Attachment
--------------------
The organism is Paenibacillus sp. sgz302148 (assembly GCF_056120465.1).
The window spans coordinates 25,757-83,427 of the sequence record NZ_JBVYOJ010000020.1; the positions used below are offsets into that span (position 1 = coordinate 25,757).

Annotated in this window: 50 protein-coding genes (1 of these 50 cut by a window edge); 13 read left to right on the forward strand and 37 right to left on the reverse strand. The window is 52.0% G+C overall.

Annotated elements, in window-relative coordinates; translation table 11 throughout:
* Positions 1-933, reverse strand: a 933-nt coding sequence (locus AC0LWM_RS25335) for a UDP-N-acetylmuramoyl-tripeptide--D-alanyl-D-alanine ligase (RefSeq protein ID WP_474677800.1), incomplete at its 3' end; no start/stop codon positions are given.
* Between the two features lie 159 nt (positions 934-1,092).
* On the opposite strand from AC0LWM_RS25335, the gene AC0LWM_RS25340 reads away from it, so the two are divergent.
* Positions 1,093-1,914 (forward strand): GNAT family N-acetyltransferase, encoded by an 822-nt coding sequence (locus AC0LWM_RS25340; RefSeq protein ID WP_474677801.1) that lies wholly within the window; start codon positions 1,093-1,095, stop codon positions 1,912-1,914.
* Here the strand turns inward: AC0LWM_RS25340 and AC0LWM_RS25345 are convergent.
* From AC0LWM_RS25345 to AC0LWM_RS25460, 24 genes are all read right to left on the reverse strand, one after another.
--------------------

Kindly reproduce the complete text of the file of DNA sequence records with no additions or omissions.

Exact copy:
The organism is Paenibacillus sp. sgz302148 (assembly GCF_056120465.1).
The window spans coordinates 25,757-83,427 of the sequence record NZ_JBVYOJ010000020.1; the positions used below are offsets into that span (position 1 = coordinate 25,757).

Annotated in this window: 50 protein-coding genes (1 of these 50 cut by a window edge); 13 read left to right on the forward strand and 37 right to left on the reverse strand. The window is 52.0% G+C overall.

Annotated elements, in window-relative coordinates; translation table 11 throughout:
* Positions 1-933, reverse strand: a 933-nt coding sequence (locus AC0LWM_RS25335) for a UDP-N-acetylmuramoyl-tripeptide--D-alanyl-D-alanine ligase (RefSeq protein ID WP_474677800.1), incomplete at its 3' end; no start/stop codon positions are given.
* Between the two features lie 159 nt (positions 934-1,092).
* On the opposite strand from AC0LWM_RS25335, the gene AC0LWM_RS25340 reads away from it, so the two are divergent.
* Positions 1,093-1,914 (forward strand): GNAT family N-acetyltransferase, encoded by an 822-nt coding sequence (locus AC0LWM_RS25340; RefSeq protein ID WP_474677801.1) that lies wholly within the window; start codon positions 1,093-1,095, stop codon positions 1,912-1,914.
* Here the strand turns inward: AC0LWM_RS25340 and AC0LWM_RS25345 are convergent.
* From AC0LWM_RS25345 to AC0LWM_RS25460, 24 genes are all read right to left on the reverse strand, one after another.